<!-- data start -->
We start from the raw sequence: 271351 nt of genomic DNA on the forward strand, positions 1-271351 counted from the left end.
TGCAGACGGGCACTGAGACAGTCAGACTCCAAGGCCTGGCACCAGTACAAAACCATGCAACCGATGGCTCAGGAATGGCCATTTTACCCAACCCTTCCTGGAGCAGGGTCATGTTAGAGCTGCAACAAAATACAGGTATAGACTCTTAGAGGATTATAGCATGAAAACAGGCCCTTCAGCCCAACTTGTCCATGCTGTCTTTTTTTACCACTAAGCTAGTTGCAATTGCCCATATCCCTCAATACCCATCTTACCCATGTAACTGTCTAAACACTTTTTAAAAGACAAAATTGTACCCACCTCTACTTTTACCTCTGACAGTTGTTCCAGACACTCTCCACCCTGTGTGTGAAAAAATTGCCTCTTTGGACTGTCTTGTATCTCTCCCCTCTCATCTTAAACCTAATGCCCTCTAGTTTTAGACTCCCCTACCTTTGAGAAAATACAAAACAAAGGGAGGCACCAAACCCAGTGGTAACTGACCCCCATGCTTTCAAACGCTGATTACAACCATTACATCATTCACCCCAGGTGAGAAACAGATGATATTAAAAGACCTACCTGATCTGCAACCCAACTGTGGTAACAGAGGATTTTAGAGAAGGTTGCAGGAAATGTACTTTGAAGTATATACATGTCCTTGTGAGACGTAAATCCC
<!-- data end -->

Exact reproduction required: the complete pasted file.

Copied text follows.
We start from the raw sequence: 271351 nt of genomic DNA on the forward strand, positions 1-271351 counted from the left end.
TGCAGACGGGCACTGAGACAGTCAGACTCCAAGGCCTGGCACCAGTACAAAACCATGCAACCGATGGCTCAGGAATGGCCATTTTACCCAACCCTTCCTGGAGCAGGGTCATGTTAGAGCTGCAACAAAATACAGGTATAGACTCTTAGAGGATTATAGCATGAAAACAGGCCCTTCAGCCCAACTTGTCCATGCTGTCTTTTTTTACCACTAAGCTAGTTGCAATTGCCCATATCCCTCAATACCCATCTTACCCATGTAACTGTCTAAACACTTTTTAAAAGACAAAATTGTACCCACCTCTACTTTTACCTCTGACAGTTGTTCCAGACACTCTCCACCCTGTGTGTGAAAAAATTGCCTCTTTGGACTGTCTTGTATCTCTCCCCTCTCATCTTAAACCTAATGCCCTCTAGTTTTAGACTCCCCTACCTTTGAGAAAATACAAAACAAAGGGAGGCACCAAACCCAGTGGTAACTGACCCCCATGCTTTCAAACGCTGATTACAACCATTACATCATTCACCCCAGGTGAGAAACAGATGATATTAAAAGACCTACCTGATCTGCAACCCAACTGTGGTAACAGAGGATTTTAGAGAAGGTTGCAGGAAATGTACTTTGAAGTATATACATGTCCTTGTGAGACGTAAATCCC